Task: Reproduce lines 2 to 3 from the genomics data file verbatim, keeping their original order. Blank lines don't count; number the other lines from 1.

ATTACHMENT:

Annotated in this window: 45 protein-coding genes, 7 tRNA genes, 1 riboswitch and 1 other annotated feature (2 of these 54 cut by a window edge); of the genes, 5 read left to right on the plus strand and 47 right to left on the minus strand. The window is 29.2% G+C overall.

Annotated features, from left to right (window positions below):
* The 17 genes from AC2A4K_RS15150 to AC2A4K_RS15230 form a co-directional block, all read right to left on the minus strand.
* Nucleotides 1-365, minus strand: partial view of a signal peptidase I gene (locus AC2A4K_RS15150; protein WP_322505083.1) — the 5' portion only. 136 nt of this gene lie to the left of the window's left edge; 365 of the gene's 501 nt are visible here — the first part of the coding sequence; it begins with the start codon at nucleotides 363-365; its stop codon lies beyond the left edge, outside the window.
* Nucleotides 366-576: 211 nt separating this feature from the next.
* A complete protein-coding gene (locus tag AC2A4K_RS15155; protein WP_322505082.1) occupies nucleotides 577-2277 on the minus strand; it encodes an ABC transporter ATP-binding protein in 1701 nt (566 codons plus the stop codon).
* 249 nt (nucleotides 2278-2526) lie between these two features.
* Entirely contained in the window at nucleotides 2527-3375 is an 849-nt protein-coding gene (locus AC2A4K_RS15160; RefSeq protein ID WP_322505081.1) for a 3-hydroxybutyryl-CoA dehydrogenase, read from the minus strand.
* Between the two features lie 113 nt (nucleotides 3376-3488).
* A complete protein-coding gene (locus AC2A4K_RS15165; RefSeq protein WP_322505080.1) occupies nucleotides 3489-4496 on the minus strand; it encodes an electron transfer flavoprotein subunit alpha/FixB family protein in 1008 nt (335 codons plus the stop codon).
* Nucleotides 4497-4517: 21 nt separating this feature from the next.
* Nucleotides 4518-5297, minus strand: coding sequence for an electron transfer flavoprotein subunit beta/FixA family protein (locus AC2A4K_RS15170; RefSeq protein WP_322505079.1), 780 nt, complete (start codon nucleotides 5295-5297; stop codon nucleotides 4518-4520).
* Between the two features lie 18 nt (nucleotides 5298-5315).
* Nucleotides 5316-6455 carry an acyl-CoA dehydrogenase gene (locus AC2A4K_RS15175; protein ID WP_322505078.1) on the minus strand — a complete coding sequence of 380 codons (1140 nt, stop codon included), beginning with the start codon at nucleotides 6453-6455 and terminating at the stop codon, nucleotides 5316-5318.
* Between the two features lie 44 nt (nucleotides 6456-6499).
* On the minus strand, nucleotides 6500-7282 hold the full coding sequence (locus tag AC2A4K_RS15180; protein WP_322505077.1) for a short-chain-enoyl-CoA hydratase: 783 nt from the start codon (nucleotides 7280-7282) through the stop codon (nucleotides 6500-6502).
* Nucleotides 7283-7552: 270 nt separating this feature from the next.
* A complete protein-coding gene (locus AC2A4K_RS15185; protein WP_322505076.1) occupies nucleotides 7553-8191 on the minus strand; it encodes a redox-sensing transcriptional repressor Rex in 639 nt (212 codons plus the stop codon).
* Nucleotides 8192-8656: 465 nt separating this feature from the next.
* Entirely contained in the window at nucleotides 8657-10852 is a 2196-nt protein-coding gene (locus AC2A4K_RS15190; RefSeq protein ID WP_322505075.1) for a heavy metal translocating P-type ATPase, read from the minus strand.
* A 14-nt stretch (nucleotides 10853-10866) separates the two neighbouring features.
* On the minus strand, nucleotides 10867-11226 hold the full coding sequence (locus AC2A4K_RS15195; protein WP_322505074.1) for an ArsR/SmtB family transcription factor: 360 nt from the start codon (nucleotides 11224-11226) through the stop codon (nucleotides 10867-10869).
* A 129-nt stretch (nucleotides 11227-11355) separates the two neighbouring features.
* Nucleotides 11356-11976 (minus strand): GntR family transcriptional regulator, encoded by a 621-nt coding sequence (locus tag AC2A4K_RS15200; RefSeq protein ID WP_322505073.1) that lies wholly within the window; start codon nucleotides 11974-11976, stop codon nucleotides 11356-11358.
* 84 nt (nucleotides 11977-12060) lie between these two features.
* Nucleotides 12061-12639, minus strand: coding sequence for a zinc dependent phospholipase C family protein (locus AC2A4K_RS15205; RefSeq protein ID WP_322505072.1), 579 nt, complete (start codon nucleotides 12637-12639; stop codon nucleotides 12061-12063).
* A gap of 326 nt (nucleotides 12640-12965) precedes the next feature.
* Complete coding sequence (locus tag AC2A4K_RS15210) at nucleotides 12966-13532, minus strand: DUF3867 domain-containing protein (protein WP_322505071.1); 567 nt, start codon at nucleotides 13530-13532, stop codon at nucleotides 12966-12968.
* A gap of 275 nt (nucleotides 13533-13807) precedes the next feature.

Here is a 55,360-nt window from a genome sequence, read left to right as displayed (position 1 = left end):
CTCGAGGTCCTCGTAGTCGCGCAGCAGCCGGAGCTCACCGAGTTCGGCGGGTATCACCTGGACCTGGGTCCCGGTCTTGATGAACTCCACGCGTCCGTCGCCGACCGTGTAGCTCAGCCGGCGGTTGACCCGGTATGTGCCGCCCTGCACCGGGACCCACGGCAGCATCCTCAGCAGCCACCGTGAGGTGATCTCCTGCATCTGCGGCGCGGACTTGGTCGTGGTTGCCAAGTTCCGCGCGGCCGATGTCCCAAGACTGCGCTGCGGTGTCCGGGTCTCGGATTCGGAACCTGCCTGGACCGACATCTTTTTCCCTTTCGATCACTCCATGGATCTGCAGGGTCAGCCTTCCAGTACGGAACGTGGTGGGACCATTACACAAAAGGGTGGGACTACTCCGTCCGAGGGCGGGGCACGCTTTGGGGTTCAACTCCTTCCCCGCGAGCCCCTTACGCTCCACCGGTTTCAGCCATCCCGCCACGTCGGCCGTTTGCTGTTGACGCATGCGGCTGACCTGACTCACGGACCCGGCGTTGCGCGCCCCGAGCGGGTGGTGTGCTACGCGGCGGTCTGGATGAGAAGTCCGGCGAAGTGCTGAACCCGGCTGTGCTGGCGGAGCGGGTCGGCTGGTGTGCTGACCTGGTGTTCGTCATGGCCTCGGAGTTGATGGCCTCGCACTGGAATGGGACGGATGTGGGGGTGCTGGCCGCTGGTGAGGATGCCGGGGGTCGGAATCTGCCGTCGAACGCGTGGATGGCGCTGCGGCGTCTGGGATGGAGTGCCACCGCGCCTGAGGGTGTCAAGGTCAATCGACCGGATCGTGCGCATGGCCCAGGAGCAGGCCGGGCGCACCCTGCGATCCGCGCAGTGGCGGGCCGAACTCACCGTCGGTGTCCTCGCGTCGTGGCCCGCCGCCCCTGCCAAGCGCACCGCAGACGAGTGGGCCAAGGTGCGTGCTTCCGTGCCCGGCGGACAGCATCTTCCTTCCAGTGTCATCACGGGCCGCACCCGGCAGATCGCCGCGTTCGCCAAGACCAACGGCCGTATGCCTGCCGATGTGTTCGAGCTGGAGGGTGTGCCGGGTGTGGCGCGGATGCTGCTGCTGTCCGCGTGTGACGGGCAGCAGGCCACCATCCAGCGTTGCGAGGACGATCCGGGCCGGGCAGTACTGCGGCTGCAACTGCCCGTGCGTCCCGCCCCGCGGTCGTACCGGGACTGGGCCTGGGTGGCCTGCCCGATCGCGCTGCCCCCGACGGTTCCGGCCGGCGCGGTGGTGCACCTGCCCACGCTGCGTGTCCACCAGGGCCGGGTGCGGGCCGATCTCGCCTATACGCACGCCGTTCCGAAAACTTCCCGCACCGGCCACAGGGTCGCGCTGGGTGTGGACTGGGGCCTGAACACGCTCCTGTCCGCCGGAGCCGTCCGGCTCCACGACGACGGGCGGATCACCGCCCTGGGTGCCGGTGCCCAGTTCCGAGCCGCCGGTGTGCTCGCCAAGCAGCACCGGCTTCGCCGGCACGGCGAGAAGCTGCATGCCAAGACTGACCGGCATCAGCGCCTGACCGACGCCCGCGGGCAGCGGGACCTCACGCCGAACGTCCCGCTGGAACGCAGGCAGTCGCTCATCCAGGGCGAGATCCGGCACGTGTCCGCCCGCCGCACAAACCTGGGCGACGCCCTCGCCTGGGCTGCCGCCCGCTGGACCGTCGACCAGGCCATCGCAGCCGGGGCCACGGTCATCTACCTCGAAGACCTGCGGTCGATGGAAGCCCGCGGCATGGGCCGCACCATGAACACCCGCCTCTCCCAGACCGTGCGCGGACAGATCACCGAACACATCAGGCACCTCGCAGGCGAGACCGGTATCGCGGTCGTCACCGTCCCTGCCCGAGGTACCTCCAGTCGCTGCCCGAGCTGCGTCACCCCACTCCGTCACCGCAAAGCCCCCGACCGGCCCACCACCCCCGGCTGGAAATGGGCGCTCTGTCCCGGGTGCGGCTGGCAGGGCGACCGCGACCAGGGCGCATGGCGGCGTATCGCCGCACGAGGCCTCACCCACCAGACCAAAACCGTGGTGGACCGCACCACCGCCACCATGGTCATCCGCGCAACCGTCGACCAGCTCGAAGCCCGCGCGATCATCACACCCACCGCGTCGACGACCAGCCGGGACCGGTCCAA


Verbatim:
Annotated features, from left to right (window positions below):
* The 17 genes from AC2A4K_RS15150 to AC2A4K_RS15230 form a co-directional block, all read right to left on the minus strand.